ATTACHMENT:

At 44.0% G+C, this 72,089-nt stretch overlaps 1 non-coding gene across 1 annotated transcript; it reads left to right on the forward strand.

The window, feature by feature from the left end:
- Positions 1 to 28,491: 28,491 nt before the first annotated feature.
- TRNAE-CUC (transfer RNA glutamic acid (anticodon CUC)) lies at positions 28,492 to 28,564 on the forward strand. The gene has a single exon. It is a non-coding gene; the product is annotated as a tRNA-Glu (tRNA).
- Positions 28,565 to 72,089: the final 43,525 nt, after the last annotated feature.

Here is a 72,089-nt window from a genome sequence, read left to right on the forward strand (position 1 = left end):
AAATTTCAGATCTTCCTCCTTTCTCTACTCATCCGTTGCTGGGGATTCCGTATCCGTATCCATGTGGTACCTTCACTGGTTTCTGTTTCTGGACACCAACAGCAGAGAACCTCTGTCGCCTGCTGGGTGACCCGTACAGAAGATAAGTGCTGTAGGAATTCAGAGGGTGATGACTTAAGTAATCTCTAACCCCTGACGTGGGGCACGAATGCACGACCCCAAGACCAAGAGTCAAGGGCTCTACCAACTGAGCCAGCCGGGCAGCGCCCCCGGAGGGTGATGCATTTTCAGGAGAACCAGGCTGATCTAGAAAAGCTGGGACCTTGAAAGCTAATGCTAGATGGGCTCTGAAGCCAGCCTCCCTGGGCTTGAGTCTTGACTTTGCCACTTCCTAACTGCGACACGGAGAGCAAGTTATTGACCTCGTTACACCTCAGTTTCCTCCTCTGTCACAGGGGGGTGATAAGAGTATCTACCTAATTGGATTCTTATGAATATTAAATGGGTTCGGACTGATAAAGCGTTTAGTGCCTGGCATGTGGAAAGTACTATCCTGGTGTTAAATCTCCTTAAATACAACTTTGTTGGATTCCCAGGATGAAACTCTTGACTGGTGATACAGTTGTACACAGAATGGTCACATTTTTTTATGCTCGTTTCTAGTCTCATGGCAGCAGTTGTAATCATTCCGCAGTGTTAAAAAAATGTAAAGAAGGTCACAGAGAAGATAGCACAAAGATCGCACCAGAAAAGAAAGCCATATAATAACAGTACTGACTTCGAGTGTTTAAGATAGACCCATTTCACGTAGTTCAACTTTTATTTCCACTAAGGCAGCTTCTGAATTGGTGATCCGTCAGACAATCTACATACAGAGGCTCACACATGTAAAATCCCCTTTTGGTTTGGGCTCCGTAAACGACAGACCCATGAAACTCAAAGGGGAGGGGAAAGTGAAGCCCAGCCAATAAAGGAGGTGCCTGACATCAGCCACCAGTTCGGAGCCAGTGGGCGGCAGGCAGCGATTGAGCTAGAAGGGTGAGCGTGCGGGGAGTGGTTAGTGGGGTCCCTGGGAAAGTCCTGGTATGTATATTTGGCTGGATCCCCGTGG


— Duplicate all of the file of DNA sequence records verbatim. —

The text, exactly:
At 44.0% G+C, this 72,089-nt stretch overlaps 1 non-coding gene across 1 annotated transcript; it reads left to right on the forward strand.

The window, feature by feature from the left end:
- Positions 1 to 28,491: 28,491 nt before the first annotated feature.
- TRNAE-CUC (transfer RNA glutamic acid (anticodon CUC)) lies at positions 28,492 to 28,564 on the forward strand. The gene has a single exon. It is a non-coding gene; the product is annotated as a tRNA-Glu (tRNA).
- Positions 28,565 to 72,089: the final 43,525 nt, after the last annotated feature.

Here is a 72,089-nt window from a genome sequence, read left to right on the forward strand (position 1 = left end):
AAATTTCAGATCTTCCTCCTTTCTCTACTCATCCGTTGCTGGGGATTCCGTATCCGTATCCATGTGGTACCTTCACTGGTTTCTGTTTCTGGACACCAACAGCAGAGAACCTCTGTCGCCTGCTGGGTGACCCGTACAGAAGATAAGTGCTGTAGGAATTCAGAGGGTGATGACTTAAGTAATCTCTAACCCCTGACGTGGGGCACGAATGCACGACCCCAAGACCAAGAGTCAAGGGCTCTACCAACTGAGCCAGCCGGGCAGCGCCCCCGGAGGGTGATGCATTTTCAGGAGAACCAGGCTGATCTAGAAAAGCTGGGACCTTGAAAGCTAATGCTAGATGGGCTCTGAAGCCAGCCTCCCTGGGCTTGAGTCTTGACTTTGCCACTTCCTAACTGCGACACGGAGAGCAAGTTATTGACCTCGTTACACCTCAGTTTCCTCCTCTGTCACAGGGGGGTGATAAGAGTATCTACCTAATTGGATTCTTATGAATATTAAATGGGTTCGGACTGATAAAGCGTTTAGTGCCTGGCATGTGGAAAGTACTATCCTGGTGTTAAATCTCCTTAAATACAACTTTGTTGGATTCCCAGGATGAAACTCTTGACTGGTGATACAGTTGTACACAGAATGGTCACATTTTTTTATGCTCGTTTCTAGTCTCATGGCAGCAGTTGTAATCATTCCGCAGTGTTAAAAAAATGTAAAGAAGGTCACAGAGAAGATAGCACAAAGATCGCACCAGAAAAGAAAGCCATATAATAACAGTACTGACTTCGAGTGTTTAAGATAGACCCATTTCACGTAGTTCAACTTTTATTTCCACTAAGGCAGCTTCTGAATTGGTGATCCGTCAGACAATCTACATACAGAGGCTCACACATGTAAAATCCCCTTTTGGTTTGGGCTCCGTAAACGACAGACCCATGAAACTCAAAGGGGAGGGGAAAGTGAAGCCCAGCCAATAAAGGAGGTGCCTGACATCAGCCACCAGTTCGGAGCCAGTGGGCGGCAGGCAGCGATTGAGCTAGAAGGGTGAGCGTGCGGGGAGTGGTTAGTGGGGTCCCTGGGAAAGTCCTGGTATGTATATTTGGCTGGATCCCCGTGG